Water and air pollution and deforestation are the major environmental problems in the Pearl River Delta region, according to a new research report.
The work report, which will form the basis of an environmental protection plan for the region to be released in October, compiles data from nine cities in the delta.
The Pearl River Delta region in South China, a relatively developed and densely populated area, faces the challenge of growing economically while protecting its environment, said Zou Shoumin, deputy director of the China Environmental Planning Institute under the State Environmental Protection Administration.
The research highlights the importance of protecting local water quality, focusing on the need to safeguard drinking water in the Pearl River.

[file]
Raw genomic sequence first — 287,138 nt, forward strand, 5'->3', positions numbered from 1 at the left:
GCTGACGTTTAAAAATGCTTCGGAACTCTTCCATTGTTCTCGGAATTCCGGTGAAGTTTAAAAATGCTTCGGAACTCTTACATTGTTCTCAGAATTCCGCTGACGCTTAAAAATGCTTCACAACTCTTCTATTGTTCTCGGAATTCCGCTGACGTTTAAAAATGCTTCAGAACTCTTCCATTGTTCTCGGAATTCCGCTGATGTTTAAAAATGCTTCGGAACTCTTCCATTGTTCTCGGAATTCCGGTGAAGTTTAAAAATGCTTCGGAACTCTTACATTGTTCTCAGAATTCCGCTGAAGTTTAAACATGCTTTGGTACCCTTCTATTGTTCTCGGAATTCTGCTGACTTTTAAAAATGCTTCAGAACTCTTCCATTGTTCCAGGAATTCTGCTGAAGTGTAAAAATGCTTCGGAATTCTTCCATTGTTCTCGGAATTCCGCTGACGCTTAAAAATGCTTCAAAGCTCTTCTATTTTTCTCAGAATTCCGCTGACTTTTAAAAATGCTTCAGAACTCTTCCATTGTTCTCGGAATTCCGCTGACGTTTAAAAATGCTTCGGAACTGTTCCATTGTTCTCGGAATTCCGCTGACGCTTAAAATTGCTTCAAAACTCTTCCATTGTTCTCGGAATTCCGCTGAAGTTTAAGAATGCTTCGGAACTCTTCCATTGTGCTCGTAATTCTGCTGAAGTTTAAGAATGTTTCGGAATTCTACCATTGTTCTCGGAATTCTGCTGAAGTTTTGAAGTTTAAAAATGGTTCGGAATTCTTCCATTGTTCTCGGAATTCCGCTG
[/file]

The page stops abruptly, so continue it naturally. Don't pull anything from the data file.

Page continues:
Air quality is also under pressure, according to the report, since many power plants are being built to address electricity shortages during the peak summer consumption period.
Sulphide and nitrogen discharged by power plants during electricity generation have worsened air quality in the region.
Exhaust fumes from the growing number of cars in the province are also adding to air quality problems. The pollution has resulted in frequent acid rain in the province.
Another environmental headache is deforestation, the report notes.
Almost all the cities have overexploited their mountains and hills, leading to serious erosion.
Zou said almost all the nine cities in the delta are expecting their economies to expand rapidly, posing a big challenge to their local environments.
(China Daily August 5, 2003)